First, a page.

CWBR: It seemed to me that Thomas Hart Benton had a pretty firm grasp on the future and he understood the consequences of politics and the future of slavery? How was this insight possible and what did it mean for his career?
AA: Benton was born in North Carolina but at an early age he had moved west and he saw a rise of the West as the thing that would raise his fortunes in the country. He was instrumental in the statehood debate and the Missouri Compromise that allowed Missouri to join as a state and then, from 1821, he was in the U.S. Senate representing Missouri and what he understood was the interest of the greater West. The introduction of the book talks about the three sides of the Civil War and this effort to see North, South, and West, not just North and South. That is something that Benton really exemplifies along with a lot of other figures who we often think of as being on opposite sides: people like Abraham Lincoln, Jefferson Davis, and Henry Clay. Some of them ended up in different political parties but there is kind of a western agenda that all of them are pushing, thinking that the railroad, if it reaches out, first if they gain the continent, as they do in 1848 and then, once they can reach the Pacific, once they build that railroad, the politics, economics, and culture of the country will change pretty dramatically because of the differences in the West. They’re not so worried about slavery; they’re not so worried about tariffs and some of these eastern concerns because they think, once the mining riches of the West and the natural riches of the West, and certain other interests out on the Pacific become the center of national attention, then the West will really rise and these eastern concerns will matter a lot less. I think Benton is probably the person in American history who embodies that in one of the most powerful ways, especially for a politician rather than someone who is an adventurer, someone like Kit Carson.
CWBR: How did city leaders reconcile their desire that St. Louis be a beacon for growth, progress, and the American ideal in the future with the fact that immigrants from Europe were flooding the city and fueling this growth in the first place? Was St. Louis another “city on a hill?”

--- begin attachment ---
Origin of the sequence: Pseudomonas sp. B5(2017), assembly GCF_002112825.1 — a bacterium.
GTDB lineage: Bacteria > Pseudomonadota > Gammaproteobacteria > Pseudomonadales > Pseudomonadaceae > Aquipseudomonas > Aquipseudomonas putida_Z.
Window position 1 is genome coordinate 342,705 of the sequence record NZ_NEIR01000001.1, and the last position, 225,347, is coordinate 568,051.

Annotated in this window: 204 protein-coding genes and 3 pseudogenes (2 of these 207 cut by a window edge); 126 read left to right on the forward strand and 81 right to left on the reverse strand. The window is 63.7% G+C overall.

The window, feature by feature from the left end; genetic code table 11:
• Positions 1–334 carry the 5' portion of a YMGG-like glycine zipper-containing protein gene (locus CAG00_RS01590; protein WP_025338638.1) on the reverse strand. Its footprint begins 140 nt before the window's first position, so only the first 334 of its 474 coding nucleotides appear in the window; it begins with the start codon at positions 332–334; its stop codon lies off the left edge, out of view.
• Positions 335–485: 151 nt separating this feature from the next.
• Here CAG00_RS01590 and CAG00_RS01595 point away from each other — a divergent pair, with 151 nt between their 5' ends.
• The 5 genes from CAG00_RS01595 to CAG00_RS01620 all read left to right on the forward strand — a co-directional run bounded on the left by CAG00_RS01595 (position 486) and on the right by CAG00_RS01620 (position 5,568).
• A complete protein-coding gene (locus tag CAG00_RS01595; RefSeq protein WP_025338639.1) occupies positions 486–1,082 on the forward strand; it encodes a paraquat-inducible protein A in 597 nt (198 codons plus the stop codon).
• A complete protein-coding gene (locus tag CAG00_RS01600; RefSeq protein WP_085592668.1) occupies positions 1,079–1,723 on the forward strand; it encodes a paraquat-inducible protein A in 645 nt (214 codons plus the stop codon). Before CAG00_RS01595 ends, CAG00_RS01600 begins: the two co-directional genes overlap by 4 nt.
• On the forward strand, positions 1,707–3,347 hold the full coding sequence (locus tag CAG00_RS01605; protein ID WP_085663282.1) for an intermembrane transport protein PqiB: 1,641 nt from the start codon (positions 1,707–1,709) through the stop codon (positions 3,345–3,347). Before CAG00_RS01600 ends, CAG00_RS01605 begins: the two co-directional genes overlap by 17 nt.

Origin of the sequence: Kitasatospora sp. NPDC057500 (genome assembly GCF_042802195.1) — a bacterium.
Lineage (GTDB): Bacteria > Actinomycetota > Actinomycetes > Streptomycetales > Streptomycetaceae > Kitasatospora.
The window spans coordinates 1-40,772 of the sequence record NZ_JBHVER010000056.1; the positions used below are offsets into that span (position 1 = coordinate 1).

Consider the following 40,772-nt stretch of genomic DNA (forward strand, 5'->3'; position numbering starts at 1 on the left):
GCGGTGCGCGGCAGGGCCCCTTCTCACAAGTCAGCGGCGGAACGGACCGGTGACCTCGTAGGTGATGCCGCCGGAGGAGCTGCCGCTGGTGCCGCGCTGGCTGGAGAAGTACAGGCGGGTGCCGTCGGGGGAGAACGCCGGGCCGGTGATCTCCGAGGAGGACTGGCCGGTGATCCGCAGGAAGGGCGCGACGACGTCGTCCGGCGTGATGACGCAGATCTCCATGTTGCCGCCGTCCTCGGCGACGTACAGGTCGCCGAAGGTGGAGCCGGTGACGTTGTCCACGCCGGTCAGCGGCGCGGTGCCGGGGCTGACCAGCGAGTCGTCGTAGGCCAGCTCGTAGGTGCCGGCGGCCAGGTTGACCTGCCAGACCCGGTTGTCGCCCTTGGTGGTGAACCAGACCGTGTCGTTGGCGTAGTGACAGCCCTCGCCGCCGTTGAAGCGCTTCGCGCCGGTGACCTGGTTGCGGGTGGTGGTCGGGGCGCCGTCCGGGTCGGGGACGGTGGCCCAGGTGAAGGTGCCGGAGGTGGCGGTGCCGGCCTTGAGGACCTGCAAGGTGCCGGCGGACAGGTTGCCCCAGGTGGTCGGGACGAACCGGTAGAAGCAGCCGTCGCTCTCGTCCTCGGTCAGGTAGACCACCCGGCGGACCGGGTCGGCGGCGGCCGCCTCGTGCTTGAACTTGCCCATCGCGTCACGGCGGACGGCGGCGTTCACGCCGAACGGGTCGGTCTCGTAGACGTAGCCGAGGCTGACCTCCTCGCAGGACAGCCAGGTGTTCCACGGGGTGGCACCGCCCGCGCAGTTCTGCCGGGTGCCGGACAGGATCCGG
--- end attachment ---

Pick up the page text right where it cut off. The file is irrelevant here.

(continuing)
AA: This is another area where the unusual demographics of St. Louis play in. It’s a city that has a large northern population and also a growing German population who are often free labor, free soil advocates, yet it’s a large city on the border of slavery and freedom in a slave state, in this exceptional geographic location of Missouri after the Missouri Compromise. And so you have individuals from all of the different communities investing in the railroad; you have French fur-trading families who often held slaves investing in the railroad. You have the Germans; you have those from the Northeast. And part of what they thought is, like we can see later with Stephen Douglas and the Kansas-Nebraska Act, is that they saw the building of the railroad as linked to something that would dramatically change the way that slavery would function. And so I see some of their support for popular sovereignty-the idea that, as you move into the territory, the people of the territory themselves will determine if slavery is necessary or not-I think that they see that, as railroads are this transformative technology, they’re going to change the reality of living in these communities and only then will we know if slavery needs to continue or not. Looking back, we know that’s a little optimistic, that slavery was a little more entrenched than they seemed to believe, but I think that really motivated their policy; they really thought the railroad would solve all.
CWBR: How were the slavery debates problematic for the supporters of the Transcontinental Railroad in St. Louis? Was this an indication that some semblance of unity is necessary to achieve national goals?